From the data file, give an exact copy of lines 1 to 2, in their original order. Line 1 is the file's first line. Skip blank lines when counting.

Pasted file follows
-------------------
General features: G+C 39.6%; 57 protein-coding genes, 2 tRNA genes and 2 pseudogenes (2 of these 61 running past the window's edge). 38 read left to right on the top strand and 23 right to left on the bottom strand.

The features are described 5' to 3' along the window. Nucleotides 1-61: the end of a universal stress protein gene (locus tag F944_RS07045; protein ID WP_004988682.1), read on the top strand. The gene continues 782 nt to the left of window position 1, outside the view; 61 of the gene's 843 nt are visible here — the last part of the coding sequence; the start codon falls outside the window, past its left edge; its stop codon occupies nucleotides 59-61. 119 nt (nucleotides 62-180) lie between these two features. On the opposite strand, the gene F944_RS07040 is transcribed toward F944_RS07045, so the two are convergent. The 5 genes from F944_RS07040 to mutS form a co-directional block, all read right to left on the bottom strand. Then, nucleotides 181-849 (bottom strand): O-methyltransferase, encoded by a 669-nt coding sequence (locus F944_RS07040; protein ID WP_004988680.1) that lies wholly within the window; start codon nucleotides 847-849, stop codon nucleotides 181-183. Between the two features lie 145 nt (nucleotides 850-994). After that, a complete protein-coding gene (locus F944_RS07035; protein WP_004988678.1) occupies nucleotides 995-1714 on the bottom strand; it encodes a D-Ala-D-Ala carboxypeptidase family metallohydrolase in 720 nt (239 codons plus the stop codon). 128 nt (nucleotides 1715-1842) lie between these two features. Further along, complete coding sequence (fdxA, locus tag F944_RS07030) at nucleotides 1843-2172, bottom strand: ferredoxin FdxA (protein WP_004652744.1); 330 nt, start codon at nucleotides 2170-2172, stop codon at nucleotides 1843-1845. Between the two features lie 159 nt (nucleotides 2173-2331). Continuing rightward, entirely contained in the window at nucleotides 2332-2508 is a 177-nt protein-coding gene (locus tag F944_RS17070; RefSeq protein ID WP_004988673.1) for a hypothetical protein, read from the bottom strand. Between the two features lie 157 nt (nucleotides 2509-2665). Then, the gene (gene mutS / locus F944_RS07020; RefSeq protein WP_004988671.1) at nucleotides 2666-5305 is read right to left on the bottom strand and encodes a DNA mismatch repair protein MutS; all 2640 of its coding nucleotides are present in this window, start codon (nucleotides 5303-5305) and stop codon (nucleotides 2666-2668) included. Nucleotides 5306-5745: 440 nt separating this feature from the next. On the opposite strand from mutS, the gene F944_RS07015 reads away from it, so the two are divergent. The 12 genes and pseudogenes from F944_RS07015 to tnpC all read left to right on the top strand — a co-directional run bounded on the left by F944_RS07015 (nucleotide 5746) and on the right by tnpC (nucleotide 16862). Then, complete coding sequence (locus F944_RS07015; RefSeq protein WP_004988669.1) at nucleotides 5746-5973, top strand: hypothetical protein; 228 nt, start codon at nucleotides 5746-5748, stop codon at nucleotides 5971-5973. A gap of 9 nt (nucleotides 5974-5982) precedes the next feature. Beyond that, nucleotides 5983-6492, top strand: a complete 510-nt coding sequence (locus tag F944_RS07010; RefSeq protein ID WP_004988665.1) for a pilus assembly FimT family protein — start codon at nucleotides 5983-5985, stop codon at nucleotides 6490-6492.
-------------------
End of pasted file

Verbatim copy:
General features: G+C 39.6%; 57 protein-coding genes, 2 tRNA genes and 2 pseudogenes (2 of these 61 running past the window's edge). 38 read left to right on the top strand and 23 right to left on the bottom strand.

The features are described 5' to 3' along the window. Nucleotides 1-61: the end of a universal stress protein gene (locus tag F944_RS07045; protein ID WP_004988682.1), read on the top strand. The gene continues 782 nt to the left of window position 1, outside the view; 61 of the gene's 843 nt are visible here — the last part of the coding sequence; the start codon falls outside the window, past its left edge; its stop codon occupies nucleotides 59-61. 119 nt (nucleotides 62-180) lie between these two features. On the opposite strand, the gene F944_RS07040 is transcribed toward F944_RS07045, so the two are convergent. The 5 genes from F944_RS07040 to mutS form a co-directional block, all read right to left on the bottom strand. Then, nucleotides 181-849 (bottom strand): O-methyltransferase, encoded by a 669-nt coding sequence (locus F944_RS07040; protein ID WP_004988680.1) that lies wholly within the window; start codon nucleotides 847-849, stop codon nucleotides 181-183. Between the two features lie 145 nt (nucleotides 850-994). After that, a complete protein-coding gene (locus F944_RS07035; protein WP_004988678.1) occupies nucleotides 995-1714 on the bottom strand; it encodes a D-Ala-D-Ala carboxypeptidase family metallohydrolase in 720 nt (239 codons plus the stop codon). 128 nt (nucleotides 1715-1842) lie between these two features. Further along, complete coding sequence (fdxA, locus tag F944_RS07030) at nucleotides 1843-2172, bottom strand: ferredoxin FdxA (protein WP_004652744.1); 330 nt, start codon at nucleotides 2170-2172, stop codon at nucleotides 1843-1845. Between the two features lie 159 nt (nucleotides 2173-2331). Continuing rightward, entirely contained in the window at nucleotides 2332-2508 is a 177-nt protein-coding gene (locus tag F944_RS17070; RefSeq protein ID WP_004988673.1) for a hypothetical protein, read from the bottom strand. Between the two features lie 157 nt (nucleotides 2509-2665). Then, the gene (gene mutS / locus F944_RS07020; RefSeq protein WP_004988671.1) at nucleotides 2666-5305 is read right to left on the bottom strand and encodes a DNA mismatch repair protein MutS; all 2640 of its coding nucleotides are present in this window, start codon (nucleotides 5303-5305) and stop codon (nucleotides 2666-2668) included. Nucleotides 5306-5745: 440 nt separating this feature from the next. On the opposite strand from mutS, the gene F944_RS07015 reads away from it, so the two are divergent. The 12 genes and pseudogenes from F944_RS07015 to tnpC all read left to right on the top strand — a co-directional run bounded on the left by F944_RS07015 (nucleotide 5746) and on the right by tnpC (nucleotide 16862). Then, complete coding sequence (locus F944_RS07015; RefSeq protein WP_004988669.1) at nucleotides 5746-5973, top strand: hypothetical protein; 228 nt, start codon at nucleotides 5746-5748, stop codon at nucleotides 5971-5973. A gap of 9 nt (nucleotides 5974-5982) precedes the next feature. Beyond that, nucleotides 5983-6492, top strand: a complete 510-nt coding sequence (locus tag F944_RS07010; RefSeq protein ID WP_004988665.1) for a pilus assembly FimT family protein — start codon at nucleotides 5983-5985, stop codon at nucleotides 6490-6492.